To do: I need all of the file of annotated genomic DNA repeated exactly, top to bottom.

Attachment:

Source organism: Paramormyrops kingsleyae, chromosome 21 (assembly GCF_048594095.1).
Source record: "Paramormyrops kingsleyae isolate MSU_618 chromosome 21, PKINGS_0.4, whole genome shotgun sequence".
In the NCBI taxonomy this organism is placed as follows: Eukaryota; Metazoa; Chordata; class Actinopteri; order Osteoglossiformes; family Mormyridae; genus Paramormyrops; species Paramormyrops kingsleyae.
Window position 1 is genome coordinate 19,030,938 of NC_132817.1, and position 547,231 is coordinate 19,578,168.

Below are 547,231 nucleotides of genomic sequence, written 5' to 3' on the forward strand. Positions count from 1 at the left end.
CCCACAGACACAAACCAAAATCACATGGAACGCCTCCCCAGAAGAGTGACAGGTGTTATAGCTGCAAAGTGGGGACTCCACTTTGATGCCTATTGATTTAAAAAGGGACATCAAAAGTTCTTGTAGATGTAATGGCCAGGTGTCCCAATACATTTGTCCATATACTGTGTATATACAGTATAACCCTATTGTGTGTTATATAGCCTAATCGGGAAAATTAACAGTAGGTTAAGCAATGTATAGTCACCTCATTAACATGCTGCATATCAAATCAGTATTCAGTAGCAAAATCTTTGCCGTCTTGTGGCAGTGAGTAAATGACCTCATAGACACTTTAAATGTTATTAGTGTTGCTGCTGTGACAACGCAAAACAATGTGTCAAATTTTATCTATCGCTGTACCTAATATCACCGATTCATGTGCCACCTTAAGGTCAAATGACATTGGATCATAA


Source organism: Paramormyrops kingsleyae, chromosome 21 (assembly GCF_048594095.1).
Source record: "Paramormyrops kingsleyae isolate MSU_618 chromosome 21, PKINGS_0.4, whole genome shotgun sequence".
In the NCBI taxonomy this organism is placed as follows: Eukaryota; Metazoa; Chordata; class Actinopteri; order Osteoglossiformes; family Mormyridae; genus Paramormyrops; species Paramormyrops kingsleyae.
Window position 1 is genome coordinate 19,030,938 of NC_132817.1, and position 547,231 is coordinate 19,578,168.

Below are 547,231 nucleotides of genomic sequence, written 5' to 3' on the forward strand. Positions count from 1 at the left end.
CCCACAGACACAAACCAAAATCACATGGAACGCCTCCCCAGAAGAGTGACAGGTGTTATAGCTGCAAAGTGGGGACTCCACTTTGATGCCTATTGATTTAAAAAGGGACATCAAAAGTTCTTGTAGATGTAATGGCCAGGTGTCCCAATACATTTGTCCATATACTGTGTATATACAGTATAACCCTATTGTGTGTTATATAGCCTAATCGGGAAAATTAACAGTAGGTTAAGCAATGTATAGTCACCTCATTAACATGCTGCATATCAAATCAGTATTCAGTAGCAAAATCTTTGCCGTCTTGTGGCAGTGAGTAAATGACCTCATAGACACTTTAAATGTTATTAGTGTTGCTGCTGTGACAACGCAAAACAATGTGTCAAATTTTATCTATCGCTGTACCTAATATCACCGATTCATGTGCCACCTTAAGGTCAAATGACATTGGATCATAA